Epitaph of Wierzbięta of Branice on display in the Gallery ‘Art of Old Poland. 12th – 18th Centuries’ in the Bishop Erazm Ciołek Palace.
One of the objectives of Gothic art was honouring those who passed away. It was also the function of epitaphs, which portrayed the deceased in a prayerful attitude, turned towards a divine person or a saint. In addition, epitaphs bear an inscription containing information about the deceased as well as a pious invocation. Thus, these depictions often constituted complex compositions.
Apart from the epitaph painting presented in our Gallery, the epitaph of Wierzbięta (old Polish form of the name Grzegorz [Gregory]) – a knight from Branice, Gryf coat of arms, a Krakow pantler and Sanok prefect – also included a tombstone and stained glass, which were preserved in St Gregory’s parish church in Ruszcza near Krakow, furnished by Wierzbięta.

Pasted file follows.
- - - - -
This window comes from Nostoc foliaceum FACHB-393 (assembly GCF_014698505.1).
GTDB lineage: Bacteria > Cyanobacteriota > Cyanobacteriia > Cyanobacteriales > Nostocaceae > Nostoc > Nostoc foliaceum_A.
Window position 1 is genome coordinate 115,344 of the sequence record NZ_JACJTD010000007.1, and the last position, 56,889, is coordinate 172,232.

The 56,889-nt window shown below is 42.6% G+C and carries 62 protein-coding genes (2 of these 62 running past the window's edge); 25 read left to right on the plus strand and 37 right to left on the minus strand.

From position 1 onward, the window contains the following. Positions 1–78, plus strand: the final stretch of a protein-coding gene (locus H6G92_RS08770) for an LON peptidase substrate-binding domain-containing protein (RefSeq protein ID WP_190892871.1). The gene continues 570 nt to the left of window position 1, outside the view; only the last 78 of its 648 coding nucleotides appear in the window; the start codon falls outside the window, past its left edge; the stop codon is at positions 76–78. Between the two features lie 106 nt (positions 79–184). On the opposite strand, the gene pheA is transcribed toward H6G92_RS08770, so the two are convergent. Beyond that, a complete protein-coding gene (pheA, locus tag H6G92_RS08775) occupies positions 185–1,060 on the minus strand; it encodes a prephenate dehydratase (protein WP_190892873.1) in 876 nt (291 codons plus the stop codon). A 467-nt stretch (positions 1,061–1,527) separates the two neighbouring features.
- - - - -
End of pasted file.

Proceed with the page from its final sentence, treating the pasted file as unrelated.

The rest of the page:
The painting, acquired for the Museum, depicts the deceased kneeling at the throne of Virgin Mary with Child. Behind the knight stands his patron, St. Gregory, entrusting Wierzbięta’s soul to God, through the gesture of putting his hand on the shoulder of the deceased. The frame bears an inscription stating the date of the knight’s death (15 June 1425) and a list of the offices he held.
The painting is considered to be the oldest dated epitaph in Małopolska. The date – 1425 – defines solely the moment of cropping and second framing of the originally wider board, which also included the figure of Dorota – Branicki’s wife – who is referred to in Leliwa coat of arms. Stylistically, Wierzbięta’s epitaph is associated with the painting of the late beautiful style in the Czech Republic and Austrian countries.
Dr Wojciech Marcinkowski – senior curator in the Department of Polish Painting and Sculpture till 1764, Gothic Art researcher.